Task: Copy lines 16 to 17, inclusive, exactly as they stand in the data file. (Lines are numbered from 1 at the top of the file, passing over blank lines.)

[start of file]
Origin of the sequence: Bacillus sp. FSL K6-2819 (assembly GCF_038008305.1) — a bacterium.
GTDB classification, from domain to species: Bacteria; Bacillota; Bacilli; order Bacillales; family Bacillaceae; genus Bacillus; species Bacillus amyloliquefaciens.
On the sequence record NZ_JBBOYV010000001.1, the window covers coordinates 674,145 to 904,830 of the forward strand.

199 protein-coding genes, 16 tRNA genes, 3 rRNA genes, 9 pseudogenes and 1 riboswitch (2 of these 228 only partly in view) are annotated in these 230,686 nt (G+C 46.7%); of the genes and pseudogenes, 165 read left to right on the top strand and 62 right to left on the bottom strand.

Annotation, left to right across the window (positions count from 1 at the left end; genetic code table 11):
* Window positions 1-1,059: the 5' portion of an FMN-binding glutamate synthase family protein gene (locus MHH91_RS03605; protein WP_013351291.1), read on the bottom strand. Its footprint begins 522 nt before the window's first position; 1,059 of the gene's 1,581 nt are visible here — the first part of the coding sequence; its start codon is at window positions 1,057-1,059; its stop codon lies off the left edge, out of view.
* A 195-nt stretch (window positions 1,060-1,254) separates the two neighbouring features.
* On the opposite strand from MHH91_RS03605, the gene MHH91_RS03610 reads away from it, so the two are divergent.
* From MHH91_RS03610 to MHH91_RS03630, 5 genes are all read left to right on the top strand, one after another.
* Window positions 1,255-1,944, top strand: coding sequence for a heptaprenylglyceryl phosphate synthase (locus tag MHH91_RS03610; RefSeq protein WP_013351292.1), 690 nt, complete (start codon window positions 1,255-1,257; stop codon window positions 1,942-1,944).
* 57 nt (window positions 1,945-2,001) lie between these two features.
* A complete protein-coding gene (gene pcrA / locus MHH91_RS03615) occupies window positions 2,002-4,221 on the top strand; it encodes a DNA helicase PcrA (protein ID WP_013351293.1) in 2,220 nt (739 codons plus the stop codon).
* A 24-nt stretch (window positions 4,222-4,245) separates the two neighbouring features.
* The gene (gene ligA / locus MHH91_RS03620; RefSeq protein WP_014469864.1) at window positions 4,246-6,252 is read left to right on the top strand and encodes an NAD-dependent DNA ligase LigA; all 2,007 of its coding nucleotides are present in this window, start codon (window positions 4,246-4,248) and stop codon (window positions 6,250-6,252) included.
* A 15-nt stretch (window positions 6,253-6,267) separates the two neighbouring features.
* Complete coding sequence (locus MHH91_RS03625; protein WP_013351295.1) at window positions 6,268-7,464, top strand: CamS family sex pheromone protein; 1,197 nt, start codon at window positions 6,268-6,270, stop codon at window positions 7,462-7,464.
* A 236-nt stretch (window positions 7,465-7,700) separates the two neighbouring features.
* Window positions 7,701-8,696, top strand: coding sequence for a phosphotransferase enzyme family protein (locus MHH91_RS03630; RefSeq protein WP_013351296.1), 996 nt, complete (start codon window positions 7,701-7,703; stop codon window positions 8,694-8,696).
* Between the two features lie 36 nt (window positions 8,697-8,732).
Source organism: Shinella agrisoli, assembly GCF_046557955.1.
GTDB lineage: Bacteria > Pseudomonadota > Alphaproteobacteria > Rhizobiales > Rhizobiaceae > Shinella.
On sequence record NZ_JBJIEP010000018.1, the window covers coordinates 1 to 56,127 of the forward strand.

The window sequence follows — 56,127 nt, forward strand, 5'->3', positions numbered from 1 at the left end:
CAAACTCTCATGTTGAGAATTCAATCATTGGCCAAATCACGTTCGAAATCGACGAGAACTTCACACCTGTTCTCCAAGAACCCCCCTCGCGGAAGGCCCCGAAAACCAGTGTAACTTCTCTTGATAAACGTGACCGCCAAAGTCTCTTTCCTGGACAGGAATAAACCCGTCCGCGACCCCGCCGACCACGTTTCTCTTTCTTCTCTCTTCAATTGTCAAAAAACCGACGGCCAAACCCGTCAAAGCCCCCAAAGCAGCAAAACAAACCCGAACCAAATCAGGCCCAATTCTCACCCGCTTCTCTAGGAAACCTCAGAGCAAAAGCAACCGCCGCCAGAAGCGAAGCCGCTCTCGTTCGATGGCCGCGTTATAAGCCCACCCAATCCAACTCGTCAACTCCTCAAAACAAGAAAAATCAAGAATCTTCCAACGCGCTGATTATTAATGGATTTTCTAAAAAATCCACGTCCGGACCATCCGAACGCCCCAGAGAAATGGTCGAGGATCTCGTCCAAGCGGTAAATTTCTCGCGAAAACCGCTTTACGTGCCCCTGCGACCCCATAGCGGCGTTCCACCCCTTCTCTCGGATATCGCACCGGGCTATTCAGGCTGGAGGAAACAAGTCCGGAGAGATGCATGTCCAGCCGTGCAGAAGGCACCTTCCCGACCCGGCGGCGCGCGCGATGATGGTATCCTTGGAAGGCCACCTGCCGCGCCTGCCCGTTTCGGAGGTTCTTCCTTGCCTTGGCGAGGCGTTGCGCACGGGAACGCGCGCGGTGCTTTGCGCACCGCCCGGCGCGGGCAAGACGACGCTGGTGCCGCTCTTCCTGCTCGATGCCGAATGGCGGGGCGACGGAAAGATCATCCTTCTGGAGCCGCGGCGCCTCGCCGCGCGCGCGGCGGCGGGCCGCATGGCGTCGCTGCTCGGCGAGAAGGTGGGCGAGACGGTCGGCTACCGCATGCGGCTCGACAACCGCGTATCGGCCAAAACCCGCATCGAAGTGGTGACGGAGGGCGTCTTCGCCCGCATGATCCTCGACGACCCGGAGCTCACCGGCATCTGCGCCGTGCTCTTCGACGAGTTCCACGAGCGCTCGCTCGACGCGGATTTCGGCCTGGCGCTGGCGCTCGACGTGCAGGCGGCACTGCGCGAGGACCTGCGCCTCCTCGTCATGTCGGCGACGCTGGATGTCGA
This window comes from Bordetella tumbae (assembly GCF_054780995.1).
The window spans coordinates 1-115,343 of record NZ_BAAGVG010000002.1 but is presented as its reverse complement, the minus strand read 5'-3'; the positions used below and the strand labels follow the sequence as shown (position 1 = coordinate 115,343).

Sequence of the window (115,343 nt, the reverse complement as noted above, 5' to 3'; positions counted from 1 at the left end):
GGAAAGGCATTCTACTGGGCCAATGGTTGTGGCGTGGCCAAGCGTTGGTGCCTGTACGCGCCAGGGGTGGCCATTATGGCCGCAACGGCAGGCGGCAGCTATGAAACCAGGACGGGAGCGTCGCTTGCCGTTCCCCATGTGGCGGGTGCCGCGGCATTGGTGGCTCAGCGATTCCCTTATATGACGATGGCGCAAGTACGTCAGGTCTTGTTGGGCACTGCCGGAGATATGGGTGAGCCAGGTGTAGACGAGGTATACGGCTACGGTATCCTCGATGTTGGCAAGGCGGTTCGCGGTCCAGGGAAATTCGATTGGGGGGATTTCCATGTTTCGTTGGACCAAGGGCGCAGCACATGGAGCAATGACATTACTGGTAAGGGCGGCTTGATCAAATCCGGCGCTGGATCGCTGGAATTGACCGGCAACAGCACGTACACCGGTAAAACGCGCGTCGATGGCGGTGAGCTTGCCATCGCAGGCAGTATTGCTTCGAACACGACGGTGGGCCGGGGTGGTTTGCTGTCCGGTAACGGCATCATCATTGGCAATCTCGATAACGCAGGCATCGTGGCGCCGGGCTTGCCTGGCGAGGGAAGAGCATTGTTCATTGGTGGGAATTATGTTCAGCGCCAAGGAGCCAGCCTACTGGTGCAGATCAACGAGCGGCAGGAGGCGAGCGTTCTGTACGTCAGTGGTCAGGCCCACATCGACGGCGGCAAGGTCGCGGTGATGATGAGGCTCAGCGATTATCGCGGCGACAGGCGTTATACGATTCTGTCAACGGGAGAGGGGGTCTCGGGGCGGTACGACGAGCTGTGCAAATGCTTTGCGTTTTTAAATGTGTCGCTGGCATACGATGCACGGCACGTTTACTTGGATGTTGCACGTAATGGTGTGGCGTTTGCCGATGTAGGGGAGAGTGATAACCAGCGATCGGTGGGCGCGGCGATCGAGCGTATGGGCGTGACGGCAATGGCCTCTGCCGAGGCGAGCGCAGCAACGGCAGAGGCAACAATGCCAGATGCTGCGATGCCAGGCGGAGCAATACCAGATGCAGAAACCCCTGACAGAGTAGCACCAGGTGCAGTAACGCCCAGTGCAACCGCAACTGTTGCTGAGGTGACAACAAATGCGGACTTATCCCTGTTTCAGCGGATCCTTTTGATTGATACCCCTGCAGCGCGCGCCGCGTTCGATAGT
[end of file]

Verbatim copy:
* Complete coding sequence (locus MHH91_RS03625; protein WP_013351295.1) at window positions 6,268-7,464, top strand: CamS family sex pheromone protein; 1,197 nt, start codon at window positions 6,268-6,270, stop codon at window positions 7,462-7,464.
* A 236-nt stretch (window positions 7,465-7,700) separates the two neighbouring features.